Supervisors Campos and Peskin hold a press conference announcing their new legislation. Photo by Laura Wenus

Some of the most progressive members of the San Francisco Board of Supervisors are firing another shot in their ongoing battle with short term rentals, introducing legislation that would require homesharing platforms to verify whether hosts are registered with the city as local law requiresand charging hosting platforms fines of up to $1,000 per day per violation.

A 2015 Budget and Legislative Analyst’s report indicated that such rentals may be responsible for between 925 and 1,960 units rent controlled units being removed from the market – but legislators are still divided on whether existing laws are working to curb that effect.

“The law that was passed a couple of years ago is not working, and what we are doing today is recognizing that this law, after a couple of years of having had an opportunity to see if it works, it’s proven not to have worked,” said District 9 Supervisor David Campos at a press conference announcing the introduction of the legislation.

At a Land Use and Transportation Committee hearing, District 8 Supervisor Scott Wiener disagreed.

“There were people declaring it a failure even though there was really no way of knowing, only a month after the effective date, whether it was succeeding or failing,” Wiener said.

Kevin Guy, who heads the city’s Office of Short Term Rentals, reported at the hearing that the number of registered short term rental hosts in the city has increased from about 879 in January of 2016 to about 1,200. The number of cases still under review has dropped from 269 in January to 112, even though the number of applicants for registration jumped by more than 300.

Airbnb’s self-reported data, Guy said, indicates there are more than 7,000 unique hosts in San Francisco.

In its enforcement efforts, the Office of Short Term Rentals has collected some $160,000 out of $700,000 in fines assessed to date. Most of the fines were assessed on hosts who failed to register their rentals with the city.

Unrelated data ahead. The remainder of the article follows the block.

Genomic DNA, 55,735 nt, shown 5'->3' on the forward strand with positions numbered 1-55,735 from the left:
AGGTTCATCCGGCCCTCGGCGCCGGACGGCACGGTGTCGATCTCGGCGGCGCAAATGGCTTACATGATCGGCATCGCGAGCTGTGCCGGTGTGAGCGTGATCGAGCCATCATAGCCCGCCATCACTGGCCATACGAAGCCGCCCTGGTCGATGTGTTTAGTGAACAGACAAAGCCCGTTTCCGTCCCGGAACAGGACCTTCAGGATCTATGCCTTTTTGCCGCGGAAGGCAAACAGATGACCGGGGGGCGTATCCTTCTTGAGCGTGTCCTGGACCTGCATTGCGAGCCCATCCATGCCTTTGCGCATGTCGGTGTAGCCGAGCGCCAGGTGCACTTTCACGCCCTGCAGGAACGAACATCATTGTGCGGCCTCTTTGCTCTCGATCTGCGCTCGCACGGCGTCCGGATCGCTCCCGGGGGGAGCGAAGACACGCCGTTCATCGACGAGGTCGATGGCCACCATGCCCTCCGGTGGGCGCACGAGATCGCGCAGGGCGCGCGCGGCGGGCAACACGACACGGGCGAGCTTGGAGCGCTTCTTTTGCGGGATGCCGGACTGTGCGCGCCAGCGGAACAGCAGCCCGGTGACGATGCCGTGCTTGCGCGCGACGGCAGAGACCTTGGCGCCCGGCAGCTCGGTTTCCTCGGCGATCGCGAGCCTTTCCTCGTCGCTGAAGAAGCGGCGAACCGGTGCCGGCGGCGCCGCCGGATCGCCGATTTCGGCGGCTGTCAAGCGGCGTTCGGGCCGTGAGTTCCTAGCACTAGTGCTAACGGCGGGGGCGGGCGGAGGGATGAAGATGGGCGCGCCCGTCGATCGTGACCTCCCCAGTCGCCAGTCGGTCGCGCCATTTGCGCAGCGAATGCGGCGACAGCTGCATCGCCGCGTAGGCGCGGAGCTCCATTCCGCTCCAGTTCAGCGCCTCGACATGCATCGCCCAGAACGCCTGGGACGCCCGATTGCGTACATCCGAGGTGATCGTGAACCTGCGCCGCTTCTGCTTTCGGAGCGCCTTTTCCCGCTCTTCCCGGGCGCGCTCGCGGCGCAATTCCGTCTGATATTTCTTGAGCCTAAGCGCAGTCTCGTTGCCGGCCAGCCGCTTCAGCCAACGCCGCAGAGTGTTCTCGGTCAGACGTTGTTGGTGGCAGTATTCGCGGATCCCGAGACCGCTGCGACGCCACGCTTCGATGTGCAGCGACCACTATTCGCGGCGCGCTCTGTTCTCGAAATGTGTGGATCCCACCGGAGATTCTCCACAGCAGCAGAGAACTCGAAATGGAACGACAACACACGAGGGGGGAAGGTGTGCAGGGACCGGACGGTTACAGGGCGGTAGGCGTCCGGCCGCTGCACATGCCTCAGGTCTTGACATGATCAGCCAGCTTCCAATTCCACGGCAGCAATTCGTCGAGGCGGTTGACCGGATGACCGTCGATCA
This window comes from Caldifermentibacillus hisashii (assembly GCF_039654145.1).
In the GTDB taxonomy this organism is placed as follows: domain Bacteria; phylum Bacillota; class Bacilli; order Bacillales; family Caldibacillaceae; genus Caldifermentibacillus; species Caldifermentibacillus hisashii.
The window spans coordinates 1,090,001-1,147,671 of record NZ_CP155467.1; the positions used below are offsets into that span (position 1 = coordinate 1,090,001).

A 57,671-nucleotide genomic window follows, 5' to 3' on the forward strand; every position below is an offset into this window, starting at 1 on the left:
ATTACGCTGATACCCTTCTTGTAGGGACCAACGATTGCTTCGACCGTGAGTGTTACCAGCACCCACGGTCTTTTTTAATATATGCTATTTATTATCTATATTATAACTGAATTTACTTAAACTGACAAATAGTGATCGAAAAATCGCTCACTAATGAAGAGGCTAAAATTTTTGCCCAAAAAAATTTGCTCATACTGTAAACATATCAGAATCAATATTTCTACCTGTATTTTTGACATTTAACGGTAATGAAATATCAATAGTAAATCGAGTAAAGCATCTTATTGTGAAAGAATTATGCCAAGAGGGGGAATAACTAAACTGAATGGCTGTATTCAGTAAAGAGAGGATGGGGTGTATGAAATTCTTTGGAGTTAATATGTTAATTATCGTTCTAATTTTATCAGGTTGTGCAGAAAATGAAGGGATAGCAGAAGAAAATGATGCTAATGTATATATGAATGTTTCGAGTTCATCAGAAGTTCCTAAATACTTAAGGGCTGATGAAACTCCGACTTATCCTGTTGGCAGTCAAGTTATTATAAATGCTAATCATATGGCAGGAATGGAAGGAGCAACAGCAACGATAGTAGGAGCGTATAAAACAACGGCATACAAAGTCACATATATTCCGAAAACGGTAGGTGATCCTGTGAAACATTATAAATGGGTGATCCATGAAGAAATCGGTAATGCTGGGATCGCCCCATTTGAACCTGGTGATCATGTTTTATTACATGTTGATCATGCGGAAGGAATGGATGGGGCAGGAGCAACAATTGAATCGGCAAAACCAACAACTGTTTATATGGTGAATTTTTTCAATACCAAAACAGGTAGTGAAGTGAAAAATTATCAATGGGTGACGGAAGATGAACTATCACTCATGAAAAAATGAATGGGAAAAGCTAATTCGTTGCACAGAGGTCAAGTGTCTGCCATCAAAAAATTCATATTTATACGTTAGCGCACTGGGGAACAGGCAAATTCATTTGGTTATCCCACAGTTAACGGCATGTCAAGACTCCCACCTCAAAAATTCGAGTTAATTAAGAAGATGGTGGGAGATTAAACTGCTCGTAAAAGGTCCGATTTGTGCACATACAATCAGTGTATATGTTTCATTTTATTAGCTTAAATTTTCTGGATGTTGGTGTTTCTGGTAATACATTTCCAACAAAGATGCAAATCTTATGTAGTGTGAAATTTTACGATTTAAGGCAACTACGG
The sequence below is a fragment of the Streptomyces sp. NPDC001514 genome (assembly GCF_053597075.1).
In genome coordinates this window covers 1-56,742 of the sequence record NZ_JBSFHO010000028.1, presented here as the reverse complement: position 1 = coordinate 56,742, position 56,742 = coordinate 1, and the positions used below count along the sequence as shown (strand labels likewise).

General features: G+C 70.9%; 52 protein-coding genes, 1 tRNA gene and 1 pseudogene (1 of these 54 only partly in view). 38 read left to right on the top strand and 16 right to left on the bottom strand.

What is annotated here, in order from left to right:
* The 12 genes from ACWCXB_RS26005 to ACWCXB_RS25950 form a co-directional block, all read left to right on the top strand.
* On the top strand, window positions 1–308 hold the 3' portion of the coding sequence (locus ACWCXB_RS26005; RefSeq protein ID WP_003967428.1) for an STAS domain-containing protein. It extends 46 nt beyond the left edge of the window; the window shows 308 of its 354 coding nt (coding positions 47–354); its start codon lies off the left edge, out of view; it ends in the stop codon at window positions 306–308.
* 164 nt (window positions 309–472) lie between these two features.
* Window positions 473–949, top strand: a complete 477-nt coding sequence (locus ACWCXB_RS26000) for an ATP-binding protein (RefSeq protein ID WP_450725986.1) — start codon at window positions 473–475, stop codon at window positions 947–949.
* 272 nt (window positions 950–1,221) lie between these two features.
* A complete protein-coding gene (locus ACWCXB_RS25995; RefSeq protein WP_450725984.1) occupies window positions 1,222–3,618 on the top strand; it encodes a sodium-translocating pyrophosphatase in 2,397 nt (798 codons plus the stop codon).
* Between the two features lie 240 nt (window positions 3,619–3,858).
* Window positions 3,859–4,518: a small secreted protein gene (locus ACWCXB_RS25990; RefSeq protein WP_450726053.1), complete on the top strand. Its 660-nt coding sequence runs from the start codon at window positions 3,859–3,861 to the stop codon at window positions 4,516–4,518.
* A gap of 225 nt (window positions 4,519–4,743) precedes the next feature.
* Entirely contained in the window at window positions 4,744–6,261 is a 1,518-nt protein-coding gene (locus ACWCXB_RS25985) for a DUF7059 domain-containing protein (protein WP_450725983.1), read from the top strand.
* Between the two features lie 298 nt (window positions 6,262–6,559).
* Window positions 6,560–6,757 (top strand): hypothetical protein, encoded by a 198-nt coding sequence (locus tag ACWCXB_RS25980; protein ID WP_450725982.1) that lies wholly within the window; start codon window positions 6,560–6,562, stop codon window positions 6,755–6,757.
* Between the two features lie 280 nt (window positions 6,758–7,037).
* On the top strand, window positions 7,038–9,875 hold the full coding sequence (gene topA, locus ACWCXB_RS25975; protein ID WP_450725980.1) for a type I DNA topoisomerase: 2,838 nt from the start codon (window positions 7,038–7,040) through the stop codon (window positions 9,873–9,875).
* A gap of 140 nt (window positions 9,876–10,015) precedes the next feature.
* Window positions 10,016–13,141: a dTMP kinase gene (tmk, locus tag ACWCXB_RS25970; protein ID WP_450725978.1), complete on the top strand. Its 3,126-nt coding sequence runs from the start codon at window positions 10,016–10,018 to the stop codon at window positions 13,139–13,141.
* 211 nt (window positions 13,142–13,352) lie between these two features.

Of the remaining assessed, $247,000 has yet to be collected and a big portion of that – $193,000 –  is tied up in a case that is headed to court, according to Guy.  

Another $340,000 in fines has been referred to the Bureau of Delinquent Revenue for future collection.

“I think we are moving in a good direction,” Wiener said. “We also know that we have work to do in terms of registration but as the data presented today shows, we are headed in a continuous positive direction…Let’s just let this law work.”

Guy said his office is hoping to refocus its efforts on pro-active enforcement against the most egregious scofflaws – hosts who list multiple different properties, for example, which indicates that they cannot possibly be complying with a San Francisco law requiring that short term rentals only occur in a host’s primary residence.

“That category of short term rental listing is problematic, clearly,” Guy said. “They’re taking long term rental stock off of the market.”

Homesharing giant Airbnb told the San Francisco Chronicle and the Office of Short Term Rentals at the beginning of the month that they, too, plan a crackdown on those egregious scofflaws – though neither Guy nor Campos indicated that this would have significant results.

“They chose a very small sliver of noncompliance as a way of saying, ‘we are actually doing our part to ensure that the law is being followed’,” Campos said. “Well, nothing is more important in terms of ensuring that the law is followed than actually verifying registration.”

Unlike the current enforcement system, Campos’ proposal would fine platforms, not hosts, putting the onus on Airbnb and other companies to verify registrations rather than on hosts to obtain them.

“We believe that some 2,000 units of housing have been permanently taken off the market,” said Supervisor Aaron Peskin at the press conference. “The only way to bring those thousands of units back to the market is by holding the platforms accountable.”

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